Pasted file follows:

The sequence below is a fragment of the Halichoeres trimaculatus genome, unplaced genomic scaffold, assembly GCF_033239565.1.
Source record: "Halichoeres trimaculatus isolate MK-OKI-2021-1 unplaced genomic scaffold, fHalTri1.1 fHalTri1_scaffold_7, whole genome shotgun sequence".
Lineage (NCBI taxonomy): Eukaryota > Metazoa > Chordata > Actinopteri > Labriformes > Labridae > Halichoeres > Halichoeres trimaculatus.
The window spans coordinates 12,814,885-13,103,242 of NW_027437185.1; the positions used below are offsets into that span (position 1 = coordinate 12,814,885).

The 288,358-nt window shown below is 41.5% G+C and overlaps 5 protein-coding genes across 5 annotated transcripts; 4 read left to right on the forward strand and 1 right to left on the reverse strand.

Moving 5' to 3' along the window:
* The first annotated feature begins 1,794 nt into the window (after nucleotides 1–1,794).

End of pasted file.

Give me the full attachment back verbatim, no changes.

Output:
The sequence below is a fragment of the Halichoeres trimaculatus genome, unplaced genomic scaffold, assembly GCF_033239565.1.
Source record: "Halichoeres trimaculatus isolate MK-OKI-2021-1 unplaced genomic scaffold, fHalTri1.1 fHalTri1_scaffold_7, whole genome shotgun sequence".
Lineage (NCBI taxonomy): Eukaryota > Metazoa > Chordata > Actinopteri > Labriformes > Labridae > Halichoeres > Halichoeres trimaculatus.
The window spans coordinates 12,814,885-13,103,242 of NW_027437185.1; the positions used below are offsets into that span (position 1 = coordinate 12,814,885).

The 288,358-nt window shown below is 41.5% G+C and overlaps 5 protein-coding genes across 5 annotated transcripts; 4 read left to right on the forward strand and 1 right to left on the reverse strand.

Moving 5' to 3' along the window:
* The first annotated feature begins 1,794 nt into the window (after nucleotides 1–1,794).